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Government and Politics


Dems ask, 'Who's watching Ohio's watchdog?'
Lawmakers maintain the inspector general should be appointed by someone other than the governor he's supposed to watch
by WKSU's STATEHOUSE CORRESPONDENT BILL COHEN


Reporter
Bill Cohen
 
In The Region:

The job of Ohio’s inspector general is to investigate suspicions of corruption and wrong-doing in all the cabinet-level agencies the governor oversees.

At the same time, the watchdog is appointed by the governor.

Some Democrats in the Legislature are charging the current inspector general isn’t doing a good job, and they want to change the way the inspector general is chosen. Statehouse correspondent Bill Cohen reports.

 

COHEN: Watchdog complaints, abridged

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COHEN: Watchdog complaints, extended version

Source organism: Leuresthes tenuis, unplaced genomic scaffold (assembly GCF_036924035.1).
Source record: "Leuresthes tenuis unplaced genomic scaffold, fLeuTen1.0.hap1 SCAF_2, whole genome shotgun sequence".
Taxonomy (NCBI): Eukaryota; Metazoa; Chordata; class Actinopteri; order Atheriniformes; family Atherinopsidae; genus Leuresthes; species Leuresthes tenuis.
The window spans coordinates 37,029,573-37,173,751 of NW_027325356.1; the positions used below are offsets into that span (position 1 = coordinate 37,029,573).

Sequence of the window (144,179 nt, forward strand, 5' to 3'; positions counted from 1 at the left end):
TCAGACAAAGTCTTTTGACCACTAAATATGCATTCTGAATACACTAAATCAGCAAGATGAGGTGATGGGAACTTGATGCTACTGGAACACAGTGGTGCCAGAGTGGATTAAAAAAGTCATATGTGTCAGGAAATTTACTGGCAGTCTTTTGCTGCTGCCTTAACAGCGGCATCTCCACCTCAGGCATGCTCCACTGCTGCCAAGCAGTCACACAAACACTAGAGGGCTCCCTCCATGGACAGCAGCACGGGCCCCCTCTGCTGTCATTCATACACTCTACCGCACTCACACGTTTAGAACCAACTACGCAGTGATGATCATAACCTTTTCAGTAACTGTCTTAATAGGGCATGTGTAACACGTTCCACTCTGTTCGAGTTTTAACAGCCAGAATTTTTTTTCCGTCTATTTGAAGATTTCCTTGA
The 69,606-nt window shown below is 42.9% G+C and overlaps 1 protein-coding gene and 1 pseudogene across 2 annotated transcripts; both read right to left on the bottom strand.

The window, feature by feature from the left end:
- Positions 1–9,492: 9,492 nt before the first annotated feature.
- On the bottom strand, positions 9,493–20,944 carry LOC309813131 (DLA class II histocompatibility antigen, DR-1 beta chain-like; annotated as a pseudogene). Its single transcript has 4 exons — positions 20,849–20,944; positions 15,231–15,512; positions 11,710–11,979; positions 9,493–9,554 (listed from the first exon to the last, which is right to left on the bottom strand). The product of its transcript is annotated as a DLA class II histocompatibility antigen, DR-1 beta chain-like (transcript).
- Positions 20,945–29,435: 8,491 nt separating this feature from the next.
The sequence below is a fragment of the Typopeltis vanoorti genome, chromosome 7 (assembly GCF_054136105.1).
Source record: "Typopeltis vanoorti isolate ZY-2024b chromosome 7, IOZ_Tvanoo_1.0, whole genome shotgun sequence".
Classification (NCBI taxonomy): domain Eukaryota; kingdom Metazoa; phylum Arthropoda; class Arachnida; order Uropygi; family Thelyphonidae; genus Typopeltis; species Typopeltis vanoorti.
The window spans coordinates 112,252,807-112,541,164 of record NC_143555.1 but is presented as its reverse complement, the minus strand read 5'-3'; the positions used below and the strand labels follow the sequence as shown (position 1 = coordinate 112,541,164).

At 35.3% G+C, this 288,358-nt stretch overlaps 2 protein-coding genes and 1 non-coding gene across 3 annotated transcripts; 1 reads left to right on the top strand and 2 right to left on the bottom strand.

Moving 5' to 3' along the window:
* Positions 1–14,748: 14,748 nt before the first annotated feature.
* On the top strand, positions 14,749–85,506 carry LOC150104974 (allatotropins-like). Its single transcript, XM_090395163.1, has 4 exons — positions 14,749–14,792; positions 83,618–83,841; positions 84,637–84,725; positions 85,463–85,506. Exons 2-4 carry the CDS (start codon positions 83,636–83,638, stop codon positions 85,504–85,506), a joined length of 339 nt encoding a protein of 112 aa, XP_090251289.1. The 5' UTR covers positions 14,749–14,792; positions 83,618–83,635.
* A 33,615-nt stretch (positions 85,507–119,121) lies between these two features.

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Republican Gov. John Kasich appointed Randall Meyer to be inspector general, and some Democrats say he’s been too passive when it comes to probing possible wrongdoing in the executive branch.

State Rep. Connie Pillich of Cincinnati is proposing a bill that would turn the appointing authority for the inspector general over to the majority and minority leaders of the Ohio House and Senate.

“There are two Democrats and two Republicans,  so a majority vote is needed and no person can be appointed to that office unless they have at least one vote from the majority party.”

But Ohio House Speaker Bill Batchelder, a Medina Republican, indicates that he’s comfortable with the way the inspector general is appointed now. “Unless there’s something wrong, I don’t think we should fix it.” 

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